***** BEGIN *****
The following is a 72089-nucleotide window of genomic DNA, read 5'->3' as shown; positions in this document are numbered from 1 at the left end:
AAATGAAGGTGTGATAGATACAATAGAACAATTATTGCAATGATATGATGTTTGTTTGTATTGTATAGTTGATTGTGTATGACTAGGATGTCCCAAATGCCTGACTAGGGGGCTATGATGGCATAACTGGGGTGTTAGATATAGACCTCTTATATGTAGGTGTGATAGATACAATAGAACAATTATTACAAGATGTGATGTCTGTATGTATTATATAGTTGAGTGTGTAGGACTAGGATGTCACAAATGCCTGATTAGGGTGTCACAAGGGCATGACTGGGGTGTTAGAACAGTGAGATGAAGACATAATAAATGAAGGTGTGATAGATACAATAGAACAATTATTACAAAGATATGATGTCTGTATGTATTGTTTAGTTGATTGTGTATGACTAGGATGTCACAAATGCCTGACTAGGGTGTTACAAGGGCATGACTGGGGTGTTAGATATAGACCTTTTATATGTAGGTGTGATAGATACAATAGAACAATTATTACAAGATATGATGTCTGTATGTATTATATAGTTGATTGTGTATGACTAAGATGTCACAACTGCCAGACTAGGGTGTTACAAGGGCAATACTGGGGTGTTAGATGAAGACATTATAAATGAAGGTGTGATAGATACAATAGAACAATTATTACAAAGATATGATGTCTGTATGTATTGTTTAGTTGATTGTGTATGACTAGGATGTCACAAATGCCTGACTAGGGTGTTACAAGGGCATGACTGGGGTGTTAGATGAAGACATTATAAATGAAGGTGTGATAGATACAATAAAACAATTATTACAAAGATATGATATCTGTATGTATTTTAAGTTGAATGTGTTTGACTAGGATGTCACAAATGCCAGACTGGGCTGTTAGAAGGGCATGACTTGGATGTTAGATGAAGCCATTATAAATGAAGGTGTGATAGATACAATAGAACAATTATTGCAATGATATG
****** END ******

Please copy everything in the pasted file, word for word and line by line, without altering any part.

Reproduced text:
The following is a 72089-nucleotide window of genomic DNA, read 5'->3' as shown; positions in this document are numbered from 1 at the left end:
AAATGAAGGTGTGATAGATACAATAGAACAATTATTGCAATGATATGATGTTTGTTTGTATTGTATAGTTGATTGTGTATGACTAGGATGTCCCAAATGCCTGACTAGGGGGCTATGATGGCATAACTGGGGTGTTAGATATAGACCTCTTATATGTAGGTGTGATAGATACAATAGAACAATTATTACAAGATGTGATGTCTGTATGTATTATATAGTTGAGTGTGTAGGACTAGGATGTCACAAATGCCTGATTAGGGTGTCACAAGGGCATGACTGGGGTGTTAGAACAGTGAGATGAAGACATAATAAATGAAGGTGTGATAGATACAATAGAACAATTATTACAAAGATATGATGTCTGTATGTATTGTTTAGTTGATTGTGTATGACTAGGATGTCACAAATGCCTGACTAGGGTGTTACAAGGGCATGACTGGGGTGTTAGATATAGACCTTTTATATGTAGGTGTGATAGATACAATAGAACAATTATTACAAGATATGATGTCTGTATGTATTATATAGTTGATTGTGTATGACTAAGATGTCACAACTGCCAGACTAGGGTGTTACAAGGGCAATACTGGGGTGTTAGATGAAGACATTATAAATGAAGGTGTGATAGATACAATAGAACAATTATTACAAAGATATGATGTCTGTATGTATTGTTTAGTTGATTGTGTATGACTAGGATGTCACAAATGCCTGACTAGGGTGTTACAAGGGCATGACTGGGGTGTTAGATGAAGACATTATAAATGAAGGTGTGATAGATACAATAAAACAATTATTACAAAGATATGATATCTGTATGTATTTTAAGTTGAATGTGTTTGACTAGGATGTCACAAATGCCAGACTGGGCTGTTAGAAGGGCATGACTTGGATGTTAGATGAAGCCATTATAAATGAAGGTGTGATAGATACAATAGAACAATTATTGCAATGATATG